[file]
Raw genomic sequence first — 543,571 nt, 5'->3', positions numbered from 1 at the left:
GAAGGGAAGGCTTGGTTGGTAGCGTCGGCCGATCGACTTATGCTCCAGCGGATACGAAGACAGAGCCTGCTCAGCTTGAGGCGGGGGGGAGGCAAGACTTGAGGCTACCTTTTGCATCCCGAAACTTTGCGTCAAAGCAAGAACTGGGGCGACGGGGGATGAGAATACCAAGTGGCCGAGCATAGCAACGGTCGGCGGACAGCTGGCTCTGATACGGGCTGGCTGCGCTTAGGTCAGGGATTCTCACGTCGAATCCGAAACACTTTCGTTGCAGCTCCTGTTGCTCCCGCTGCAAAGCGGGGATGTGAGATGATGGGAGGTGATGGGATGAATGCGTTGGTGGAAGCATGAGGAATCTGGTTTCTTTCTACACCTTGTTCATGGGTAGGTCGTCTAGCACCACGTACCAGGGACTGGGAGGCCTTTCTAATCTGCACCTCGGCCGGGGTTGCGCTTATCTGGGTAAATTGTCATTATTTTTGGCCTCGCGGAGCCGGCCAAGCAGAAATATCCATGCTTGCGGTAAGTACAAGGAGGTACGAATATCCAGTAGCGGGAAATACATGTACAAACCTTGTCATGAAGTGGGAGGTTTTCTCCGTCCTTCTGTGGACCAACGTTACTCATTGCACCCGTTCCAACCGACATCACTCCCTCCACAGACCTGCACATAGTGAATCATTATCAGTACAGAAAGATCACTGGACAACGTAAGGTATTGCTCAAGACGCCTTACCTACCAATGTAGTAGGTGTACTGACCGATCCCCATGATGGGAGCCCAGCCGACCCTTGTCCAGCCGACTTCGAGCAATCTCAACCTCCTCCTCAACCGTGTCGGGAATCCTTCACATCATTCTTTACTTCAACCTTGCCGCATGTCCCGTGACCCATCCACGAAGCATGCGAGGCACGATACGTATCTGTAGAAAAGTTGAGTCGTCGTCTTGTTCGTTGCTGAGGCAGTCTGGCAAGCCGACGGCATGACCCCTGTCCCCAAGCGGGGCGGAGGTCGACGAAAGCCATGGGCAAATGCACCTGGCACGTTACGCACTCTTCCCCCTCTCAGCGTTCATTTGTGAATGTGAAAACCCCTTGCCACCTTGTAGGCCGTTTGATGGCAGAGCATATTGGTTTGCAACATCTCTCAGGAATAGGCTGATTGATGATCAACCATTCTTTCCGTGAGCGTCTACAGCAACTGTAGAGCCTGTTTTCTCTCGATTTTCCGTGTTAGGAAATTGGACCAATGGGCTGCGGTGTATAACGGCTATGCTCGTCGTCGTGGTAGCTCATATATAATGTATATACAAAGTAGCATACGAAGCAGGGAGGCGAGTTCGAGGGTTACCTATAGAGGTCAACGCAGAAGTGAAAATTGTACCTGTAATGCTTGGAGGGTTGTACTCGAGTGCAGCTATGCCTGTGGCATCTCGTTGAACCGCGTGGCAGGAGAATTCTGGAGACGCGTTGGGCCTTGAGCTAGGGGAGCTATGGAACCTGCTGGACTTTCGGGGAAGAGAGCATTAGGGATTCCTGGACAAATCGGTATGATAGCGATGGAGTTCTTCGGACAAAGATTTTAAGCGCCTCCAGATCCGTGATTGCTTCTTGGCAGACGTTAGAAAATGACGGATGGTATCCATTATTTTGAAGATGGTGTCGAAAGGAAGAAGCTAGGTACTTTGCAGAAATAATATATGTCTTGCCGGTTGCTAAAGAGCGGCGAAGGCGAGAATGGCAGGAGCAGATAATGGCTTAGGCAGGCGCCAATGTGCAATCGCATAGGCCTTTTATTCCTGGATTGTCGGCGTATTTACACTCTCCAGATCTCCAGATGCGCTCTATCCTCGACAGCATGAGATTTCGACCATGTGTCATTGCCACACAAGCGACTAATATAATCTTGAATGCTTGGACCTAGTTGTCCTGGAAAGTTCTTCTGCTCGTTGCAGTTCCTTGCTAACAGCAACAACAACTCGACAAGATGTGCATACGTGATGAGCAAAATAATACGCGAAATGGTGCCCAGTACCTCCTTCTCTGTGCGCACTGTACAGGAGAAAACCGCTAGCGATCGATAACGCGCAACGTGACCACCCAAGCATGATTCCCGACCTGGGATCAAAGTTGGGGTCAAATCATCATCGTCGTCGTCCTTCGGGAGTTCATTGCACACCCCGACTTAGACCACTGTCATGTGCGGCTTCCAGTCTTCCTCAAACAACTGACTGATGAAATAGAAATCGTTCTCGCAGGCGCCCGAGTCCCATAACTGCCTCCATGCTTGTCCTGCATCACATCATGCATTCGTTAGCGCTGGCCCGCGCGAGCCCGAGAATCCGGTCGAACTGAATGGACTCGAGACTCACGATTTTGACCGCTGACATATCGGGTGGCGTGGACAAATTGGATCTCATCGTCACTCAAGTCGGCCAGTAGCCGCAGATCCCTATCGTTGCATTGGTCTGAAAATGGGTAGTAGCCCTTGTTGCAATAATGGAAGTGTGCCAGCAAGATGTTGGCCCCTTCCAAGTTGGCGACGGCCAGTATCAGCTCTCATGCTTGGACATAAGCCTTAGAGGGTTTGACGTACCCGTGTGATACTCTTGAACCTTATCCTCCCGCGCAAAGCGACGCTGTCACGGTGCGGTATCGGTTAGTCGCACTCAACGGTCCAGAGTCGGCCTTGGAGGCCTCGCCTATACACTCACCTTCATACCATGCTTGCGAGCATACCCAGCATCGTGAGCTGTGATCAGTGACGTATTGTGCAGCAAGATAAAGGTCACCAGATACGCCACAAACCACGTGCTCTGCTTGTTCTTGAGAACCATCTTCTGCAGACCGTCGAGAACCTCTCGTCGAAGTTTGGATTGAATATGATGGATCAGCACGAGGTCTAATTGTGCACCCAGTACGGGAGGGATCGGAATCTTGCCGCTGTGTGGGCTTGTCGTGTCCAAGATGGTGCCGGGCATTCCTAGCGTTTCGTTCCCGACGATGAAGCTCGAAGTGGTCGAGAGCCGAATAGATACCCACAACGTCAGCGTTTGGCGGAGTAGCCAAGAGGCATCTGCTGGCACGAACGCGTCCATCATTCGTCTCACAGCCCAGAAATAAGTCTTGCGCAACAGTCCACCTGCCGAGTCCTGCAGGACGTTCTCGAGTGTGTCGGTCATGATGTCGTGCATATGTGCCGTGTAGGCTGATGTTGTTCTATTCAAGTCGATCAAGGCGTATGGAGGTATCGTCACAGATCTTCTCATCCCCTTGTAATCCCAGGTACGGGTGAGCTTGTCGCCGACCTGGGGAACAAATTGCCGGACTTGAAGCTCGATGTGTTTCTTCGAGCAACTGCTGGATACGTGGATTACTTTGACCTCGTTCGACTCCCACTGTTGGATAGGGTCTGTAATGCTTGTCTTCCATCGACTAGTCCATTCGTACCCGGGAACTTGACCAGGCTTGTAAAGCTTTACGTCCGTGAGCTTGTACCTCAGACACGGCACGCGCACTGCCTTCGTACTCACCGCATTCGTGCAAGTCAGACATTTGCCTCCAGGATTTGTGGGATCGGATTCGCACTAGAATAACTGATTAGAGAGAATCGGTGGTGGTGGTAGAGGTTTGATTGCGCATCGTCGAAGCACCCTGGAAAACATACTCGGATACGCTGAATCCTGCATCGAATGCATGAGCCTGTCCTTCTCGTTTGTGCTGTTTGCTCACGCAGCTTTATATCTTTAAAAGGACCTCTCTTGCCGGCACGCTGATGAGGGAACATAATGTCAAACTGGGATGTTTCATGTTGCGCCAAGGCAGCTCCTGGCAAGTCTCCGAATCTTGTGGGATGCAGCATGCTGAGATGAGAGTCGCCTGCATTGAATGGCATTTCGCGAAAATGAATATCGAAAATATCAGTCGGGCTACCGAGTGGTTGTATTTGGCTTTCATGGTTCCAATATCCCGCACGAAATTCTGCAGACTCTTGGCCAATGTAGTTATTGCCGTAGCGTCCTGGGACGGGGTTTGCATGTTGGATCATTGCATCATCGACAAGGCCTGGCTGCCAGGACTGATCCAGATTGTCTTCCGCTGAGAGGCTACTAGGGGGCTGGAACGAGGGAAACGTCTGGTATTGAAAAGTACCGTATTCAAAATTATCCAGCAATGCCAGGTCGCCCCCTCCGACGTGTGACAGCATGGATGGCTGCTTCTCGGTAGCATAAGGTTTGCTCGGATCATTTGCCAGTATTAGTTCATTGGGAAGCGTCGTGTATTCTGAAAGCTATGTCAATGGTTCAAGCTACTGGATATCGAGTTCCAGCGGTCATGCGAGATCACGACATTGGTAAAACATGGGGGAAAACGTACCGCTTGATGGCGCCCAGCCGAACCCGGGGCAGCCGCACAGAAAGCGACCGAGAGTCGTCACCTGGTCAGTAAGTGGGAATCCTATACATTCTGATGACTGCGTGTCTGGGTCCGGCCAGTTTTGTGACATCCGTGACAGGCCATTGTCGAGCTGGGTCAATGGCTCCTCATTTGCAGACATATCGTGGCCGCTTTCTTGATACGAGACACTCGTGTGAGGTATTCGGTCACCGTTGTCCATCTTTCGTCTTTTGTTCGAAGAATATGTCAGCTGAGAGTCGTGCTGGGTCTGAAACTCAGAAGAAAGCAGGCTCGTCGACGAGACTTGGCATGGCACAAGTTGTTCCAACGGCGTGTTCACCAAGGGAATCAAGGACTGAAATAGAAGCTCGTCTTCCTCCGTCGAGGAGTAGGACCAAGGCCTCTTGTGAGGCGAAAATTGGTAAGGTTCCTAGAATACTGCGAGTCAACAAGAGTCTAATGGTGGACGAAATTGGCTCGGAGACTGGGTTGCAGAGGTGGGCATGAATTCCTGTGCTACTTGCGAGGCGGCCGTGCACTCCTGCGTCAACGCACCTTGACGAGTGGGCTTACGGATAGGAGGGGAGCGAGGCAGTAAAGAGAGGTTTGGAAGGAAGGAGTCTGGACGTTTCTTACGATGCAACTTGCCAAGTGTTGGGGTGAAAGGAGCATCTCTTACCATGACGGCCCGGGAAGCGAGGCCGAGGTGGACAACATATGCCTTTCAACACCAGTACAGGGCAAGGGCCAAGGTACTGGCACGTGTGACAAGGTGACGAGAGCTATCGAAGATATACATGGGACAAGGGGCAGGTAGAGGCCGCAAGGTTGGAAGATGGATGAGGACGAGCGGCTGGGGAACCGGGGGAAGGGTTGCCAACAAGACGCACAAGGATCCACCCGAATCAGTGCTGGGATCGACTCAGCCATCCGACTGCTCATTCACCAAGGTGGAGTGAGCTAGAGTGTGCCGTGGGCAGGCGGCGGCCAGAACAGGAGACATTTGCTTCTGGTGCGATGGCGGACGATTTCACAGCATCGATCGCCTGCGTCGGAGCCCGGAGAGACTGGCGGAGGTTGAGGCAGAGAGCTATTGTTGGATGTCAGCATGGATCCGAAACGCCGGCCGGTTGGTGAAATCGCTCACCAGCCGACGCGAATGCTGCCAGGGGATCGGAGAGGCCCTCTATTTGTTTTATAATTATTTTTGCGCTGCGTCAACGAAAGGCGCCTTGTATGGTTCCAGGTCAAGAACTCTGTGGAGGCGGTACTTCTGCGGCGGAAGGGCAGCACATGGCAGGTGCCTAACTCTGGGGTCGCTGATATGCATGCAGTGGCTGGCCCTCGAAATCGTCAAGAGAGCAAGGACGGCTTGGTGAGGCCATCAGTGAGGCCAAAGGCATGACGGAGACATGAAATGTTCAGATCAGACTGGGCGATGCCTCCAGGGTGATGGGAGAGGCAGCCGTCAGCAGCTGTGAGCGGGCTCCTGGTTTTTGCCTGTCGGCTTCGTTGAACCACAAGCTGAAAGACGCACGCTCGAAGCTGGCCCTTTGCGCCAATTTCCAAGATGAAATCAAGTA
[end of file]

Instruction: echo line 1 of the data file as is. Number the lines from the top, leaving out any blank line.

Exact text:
Raw genomic sequence first — 543,571 nt, 5'->3', positions numbered from 1 at the left: